Interview of the Deputy Governor Tomáš Nidetzký
By Krystof Chamonikolas (Bloomberg 15. 6. 2022)
The Czech central bank’s hawkish wing is hoping to complete its yearlong crusade against inflation with one last big interest-rate increase before new management takes over, its outgoing vice governor said.
Tomas Nidetzky said in an interview that he expected the board to debate raising the benchmark to at least 6.5% at its June 22 meeting, from 5.75% now. It will be the last rate session for him, Governor Jiri Rusnok and another board member, all proponents of the rapid tightening campaign.
The central European country is grappling with 16% inflation, its fastest in three decades, driven by a combination of surging global commodity prices and domestic pressures from overheated labor and property markets. The Czech National Bank must do more to cool the economy, even as declining real incomes are likely to eventually undercut consumption, Nidetzky said.
“I can easily imagine a 75 basis-point hike,” the 52-year-old economist said at his office in Prague. “We could even do a bit more if we conclude that the inflationary pressures are persistent.”
That size of an increase may roughly split the difference between the central bank’s baseline and alternative forecasts for market rates as measured by the Pribor interbank rate, a proxy for the benchmark. It may also suffice to return inflation to the 2% target in about two years, Nidetzky said.
“We have found the baseline scenario too aggressive and have opted instead to smooth out the rate path as implied by the alternative scenario,” Nidetzky said. “We have done most of the heavy lifting.”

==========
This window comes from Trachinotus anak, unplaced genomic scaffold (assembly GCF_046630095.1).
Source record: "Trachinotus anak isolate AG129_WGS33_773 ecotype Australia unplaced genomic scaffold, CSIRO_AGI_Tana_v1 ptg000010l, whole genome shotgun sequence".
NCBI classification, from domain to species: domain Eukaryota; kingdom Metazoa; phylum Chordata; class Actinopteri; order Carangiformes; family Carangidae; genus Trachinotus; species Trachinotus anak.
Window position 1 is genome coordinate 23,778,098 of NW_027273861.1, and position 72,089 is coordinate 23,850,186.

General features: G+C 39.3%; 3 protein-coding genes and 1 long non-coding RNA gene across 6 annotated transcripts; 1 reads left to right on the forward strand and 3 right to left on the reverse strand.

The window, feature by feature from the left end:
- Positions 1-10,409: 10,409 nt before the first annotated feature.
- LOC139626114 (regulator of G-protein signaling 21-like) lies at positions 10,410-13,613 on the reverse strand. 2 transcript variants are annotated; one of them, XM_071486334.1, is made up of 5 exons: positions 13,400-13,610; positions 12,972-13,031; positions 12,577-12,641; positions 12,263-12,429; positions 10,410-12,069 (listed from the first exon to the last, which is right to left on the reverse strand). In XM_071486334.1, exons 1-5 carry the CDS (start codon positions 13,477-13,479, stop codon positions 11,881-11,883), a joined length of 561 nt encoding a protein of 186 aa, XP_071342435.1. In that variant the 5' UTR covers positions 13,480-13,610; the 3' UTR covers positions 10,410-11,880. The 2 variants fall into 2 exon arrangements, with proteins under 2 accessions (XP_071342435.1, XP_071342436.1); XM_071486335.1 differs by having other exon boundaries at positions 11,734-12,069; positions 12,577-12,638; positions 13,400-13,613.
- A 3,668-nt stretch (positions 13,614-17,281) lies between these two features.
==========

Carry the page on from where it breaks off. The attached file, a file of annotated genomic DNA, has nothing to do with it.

Still, he said faster-than-expected inflation combined with a weak koruna and fresh price pressures from abroad mean more tightening is needed, after a cumulative 550 basis points so far. A hike now could also put the three policy makers joining the bank on July 1 into a “more comfortable situation,” he said.
Last month, the koruna plunged, triggering a market intervention by the central bank, after President Milos Zeman named Ales Michl, a board member who had opposed all hikes over the past year, as the next governor. Zeman later made three more board appointments that were seen as weakening the 5-2 majority that has consistently voted for tightening.
The Czech currency has also been under pressure from the war in Ukraine, expected monetary tightening in the US and the euro area, and a shortage of chips that’s hurting the country’s key manufacturing industry. Traders at the central bank still have an active mandate to step in whenever needed to stop undue koruna depreciation, according to Nidetzky.
While Czech central bankers were among the first in the world to warn against persistent inflation and to start tightening policy, the vice governor says that, in hindsight, even earlier and faster rate hikes were needed.
The government has also been slow to curb pandemic-era budget spending, and the lowest unemployment rate in the European Union is forcing companies to raise salaries rapidly to hire and retain workers.
And despite arguments from Michl that rate hikes won’t help because price growth is fueled by outside factors, Nidetzky said the overhaul of the bank’s board doesn’t mean its policy will fail. Even under new leadership, the newly constituted board “will simply have to react” if faced with additional inflationary pressures, he said.
“While I don’t mind reaching our 2% target later, I want to make sure that inflation next year will no longer be the big driver of wage negotiations that it is today,” said Nidetzky. “I wish and hope that inflation will ease soon and our new colleagues will eventually be able to start cutting rates.”